- You have git installed on the server and the clients already.
Those server connections may allow full shell access or be limited to support just git. Regardless, setting up ssh-keys – Ssh Config Setup – is a good idea between the client(s) and the server computers.
Keep reading to learn about Git setup.
If you have an ssh server running on your network that is accessible to the outside world, on the internet, chances are your systems are being attacked. If you aren’t aware of this, just take a look at your ssh logs in /var/log/auth.
$ egrep -i Failed /var/log/auth.log*
We can do better from a security standpoint. Regardless, ssh definitely still rocks and should be used daily, constantly. Before I moved ssh to a higher, non-standard, port and install Fail2Ban, I was seeing over 1,000 ssh attempts daily in the log files. What’s the saying … ignorance is bliss? Not when it comes to systems security.
This article is for Linux/UNIX users, but the ideas should apply to any OS running an ssh daemon.
Ssh Setup For Higher Security
The order below based on how easy it is to accomplish or setup. None of these configuration changes are hard. All of them can be accomplished in under 5 minutes if you know what you’re doing or 15 minutes if you need to read up a little.
- Listen on a non-standard port
- Use ssh-key-based connections
- No remote root logins with a password
- Allow only key-based logins from non-LAN IPs (basically any remote ssh connection cannot use a password)
- Lock account after X failed attempts – Fail2Ban
- Automatically block IPs with login failures – Fail2Ban
- Monitor hack attempts – Fail2Ban
I was going through the blog server logs today looking for odd, unexpected requests. Attended a Linux Security Meeting last evening that has me thinking … I see all the normal myphpadmin / dbadmin requests and other hack attempts for tools that we don’t use here. All the index.php requests are worthless / harmless. In the 404 list were lots of random strings requested at the top level of the blog. To me, these strings look like passwords from some password management tool. Hummm.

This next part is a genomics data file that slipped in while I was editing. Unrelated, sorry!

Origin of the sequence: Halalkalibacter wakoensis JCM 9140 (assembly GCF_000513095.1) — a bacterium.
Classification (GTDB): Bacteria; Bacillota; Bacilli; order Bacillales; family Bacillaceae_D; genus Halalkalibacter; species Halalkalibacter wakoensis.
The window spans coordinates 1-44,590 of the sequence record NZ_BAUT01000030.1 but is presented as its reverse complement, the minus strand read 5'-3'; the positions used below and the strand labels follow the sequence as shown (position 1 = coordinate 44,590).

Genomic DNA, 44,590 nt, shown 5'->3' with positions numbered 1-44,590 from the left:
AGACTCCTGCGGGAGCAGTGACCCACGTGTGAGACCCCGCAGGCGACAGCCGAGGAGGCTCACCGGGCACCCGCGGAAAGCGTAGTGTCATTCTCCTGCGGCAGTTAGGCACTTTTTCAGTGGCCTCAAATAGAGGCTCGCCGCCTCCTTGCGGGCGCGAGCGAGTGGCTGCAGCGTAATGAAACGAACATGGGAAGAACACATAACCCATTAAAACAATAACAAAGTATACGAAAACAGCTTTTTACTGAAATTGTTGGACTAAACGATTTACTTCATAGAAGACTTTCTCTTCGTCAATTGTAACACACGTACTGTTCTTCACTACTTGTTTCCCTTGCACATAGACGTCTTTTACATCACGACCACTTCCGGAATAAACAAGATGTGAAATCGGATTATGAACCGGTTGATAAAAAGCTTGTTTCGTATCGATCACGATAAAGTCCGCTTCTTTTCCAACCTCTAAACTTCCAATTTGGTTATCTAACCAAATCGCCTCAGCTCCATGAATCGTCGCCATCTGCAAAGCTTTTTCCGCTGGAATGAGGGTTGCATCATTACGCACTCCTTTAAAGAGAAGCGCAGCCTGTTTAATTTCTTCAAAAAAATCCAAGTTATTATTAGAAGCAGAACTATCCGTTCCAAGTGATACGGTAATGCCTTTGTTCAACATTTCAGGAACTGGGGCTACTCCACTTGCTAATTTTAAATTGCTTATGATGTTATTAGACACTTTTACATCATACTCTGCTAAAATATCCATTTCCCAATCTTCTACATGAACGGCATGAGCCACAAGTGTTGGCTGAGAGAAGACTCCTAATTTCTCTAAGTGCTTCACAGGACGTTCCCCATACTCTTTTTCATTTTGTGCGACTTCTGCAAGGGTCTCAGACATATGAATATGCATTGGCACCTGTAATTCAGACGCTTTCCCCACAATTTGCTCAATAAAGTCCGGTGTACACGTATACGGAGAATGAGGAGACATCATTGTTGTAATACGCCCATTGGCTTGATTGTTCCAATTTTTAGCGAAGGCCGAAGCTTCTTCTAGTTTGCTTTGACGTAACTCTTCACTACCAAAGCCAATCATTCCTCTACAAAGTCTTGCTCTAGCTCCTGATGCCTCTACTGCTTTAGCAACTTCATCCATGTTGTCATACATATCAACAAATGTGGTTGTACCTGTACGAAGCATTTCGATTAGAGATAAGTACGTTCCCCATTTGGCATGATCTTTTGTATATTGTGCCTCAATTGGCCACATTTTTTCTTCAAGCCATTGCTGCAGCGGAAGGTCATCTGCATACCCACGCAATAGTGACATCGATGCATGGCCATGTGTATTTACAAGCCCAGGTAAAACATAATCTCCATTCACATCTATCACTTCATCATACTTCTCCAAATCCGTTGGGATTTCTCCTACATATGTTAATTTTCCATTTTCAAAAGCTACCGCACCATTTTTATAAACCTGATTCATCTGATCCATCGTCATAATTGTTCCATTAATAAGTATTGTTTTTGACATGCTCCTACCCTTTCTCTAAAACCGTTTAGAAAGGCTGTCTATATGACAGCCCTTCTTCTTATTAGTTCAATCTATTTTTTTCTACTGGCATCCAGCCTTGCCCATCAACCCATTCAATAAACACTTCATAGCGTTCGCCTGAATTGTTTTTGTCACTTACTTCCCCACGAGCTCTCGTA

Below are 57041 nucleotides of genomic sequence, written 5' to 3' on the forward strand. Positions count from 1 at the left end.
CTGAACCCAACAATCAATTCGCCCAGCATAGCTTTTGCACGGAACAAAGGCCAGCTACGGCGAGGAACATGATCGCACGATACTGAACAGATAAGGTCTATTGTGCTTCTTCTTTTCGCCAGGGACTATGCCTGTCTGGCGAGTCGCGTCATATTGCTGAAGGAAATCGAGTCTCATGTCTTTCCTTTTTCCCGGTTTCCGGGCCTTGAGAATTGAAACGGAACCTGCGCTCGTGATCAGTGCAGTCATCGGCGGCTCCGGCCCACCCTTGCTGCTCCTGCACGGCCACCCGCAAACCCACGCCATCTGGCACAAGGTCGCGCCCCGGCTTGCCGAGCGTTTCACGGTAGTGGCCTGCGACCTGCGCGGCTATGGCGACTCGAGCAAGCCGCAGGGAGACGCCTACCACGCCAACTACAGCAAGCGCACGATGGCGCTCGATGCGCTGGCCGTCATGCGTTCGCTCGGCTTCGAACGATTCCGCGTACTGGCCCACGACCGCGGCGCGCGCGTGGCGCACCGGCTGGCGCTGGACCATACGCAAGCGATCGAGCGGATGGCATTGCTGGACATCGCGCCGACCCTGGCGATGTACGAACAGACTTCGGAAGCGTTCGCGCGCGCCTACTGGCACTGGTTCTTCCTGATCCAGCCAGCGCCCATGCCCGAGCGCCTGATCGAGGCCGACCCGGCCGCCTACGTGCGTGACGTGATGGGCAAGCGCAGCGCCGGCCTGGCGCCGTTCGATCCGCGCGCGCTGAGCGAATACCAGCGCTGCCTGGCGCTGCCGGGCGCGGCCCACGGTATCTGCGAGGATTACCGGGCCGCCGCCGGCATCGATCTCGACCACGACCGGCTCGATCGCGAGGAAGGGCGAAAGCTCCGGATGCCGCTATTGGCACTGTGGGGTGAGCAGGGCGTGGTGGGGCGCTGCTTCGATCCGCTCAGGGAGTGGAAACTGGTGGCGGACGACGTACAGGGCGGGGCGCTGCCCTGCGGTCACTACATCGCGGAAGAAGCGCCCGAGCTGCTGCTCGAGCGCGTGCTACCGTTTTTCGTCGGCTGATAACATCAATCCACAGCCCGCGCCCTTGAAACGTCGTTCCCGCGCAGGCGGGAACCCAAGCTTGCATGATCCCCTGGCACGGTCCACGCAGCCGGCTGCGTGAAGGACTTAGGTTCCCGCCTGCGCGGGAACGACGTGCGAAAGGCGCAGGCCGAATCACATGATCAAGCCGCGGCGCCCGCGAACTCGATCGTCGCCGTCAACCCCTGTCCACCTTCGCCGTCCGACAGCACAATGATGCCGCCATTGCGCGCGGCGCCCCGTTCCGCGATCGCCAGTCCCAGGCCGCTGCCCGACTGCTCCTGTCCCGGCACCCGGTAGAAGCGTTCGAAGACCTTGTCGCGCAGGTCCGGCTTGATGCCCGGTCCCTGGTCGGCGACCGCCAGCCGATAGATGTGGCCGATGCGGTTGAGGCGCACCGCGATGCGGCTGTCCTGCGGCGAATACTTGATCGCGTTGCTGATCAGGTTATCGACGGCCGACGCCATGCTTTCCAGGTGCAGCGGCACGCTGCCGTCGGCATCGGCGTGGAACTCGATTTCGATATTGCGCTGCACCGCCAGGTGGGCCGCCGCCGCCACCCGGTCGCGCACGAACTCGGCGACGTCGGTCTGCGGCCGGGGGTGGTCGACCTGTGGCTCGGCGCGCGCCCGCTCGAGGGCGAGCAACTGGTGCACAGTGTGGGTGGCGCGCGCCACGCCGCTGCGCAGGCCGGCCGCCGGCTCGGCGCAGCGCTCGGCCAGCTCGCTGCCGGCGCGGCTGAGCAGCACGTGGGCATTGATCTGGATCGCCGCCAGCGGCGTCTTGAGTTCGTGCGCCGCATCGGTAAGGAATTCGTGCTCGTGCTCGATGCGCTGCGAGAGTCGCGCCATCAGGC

Below is the 6th of 6 questions from a reader. I definitely don’t have all the answers, but I’m not short on opinions. ;)
Laurens Duijvesteijn asks:
Q6: It seems desirable to be able to VPN in to my network at any time, if I decide to set up said service, does any device in my internal network need to connect before it is discoverable?
Sorry, but I don’t understand the question entirely. Discoverable? That confuses me. This isn’t a game console. Your VPN client and server will need to know about each other explicitly. Not to worry, that isn’t very difficult to setup. There are just a few details.
Below is the 5th of 6 questions from a reader. I definitely don’t have all the answers, but I’m not short on opinions. ;)
Laurens Duijvesteijn asks:
Q5: Do I need a reverse proxy if I ? I’ve read about proxy servers on TheFu’s blog that filter internal traffic (if you read this, in the end I liked the idea a lot more than at first). Is this even the same thing? If this is to happen, is it correct that I’d need two NICs and bridge the connection from the router to the internal network? If so, can I get rid of the router? We do use it for telephone access too.
Below is the 2nd of 6 questions from a reader. I definitely don’t have all the answers, but I’m not short on opinion. ;)
Laurens Duijvesteijn asks:
Q2: I read everywhere about Virtualisation, should I directly install packages to the base system to provide services, or should I virtualise all services? What are the advantages here?
Advantages of Virtualization
The list of advantages is long, but with those advantages comes a few disadvantages. I cannot hope to point out all the advantages, so I’ll limit it to just the main ones.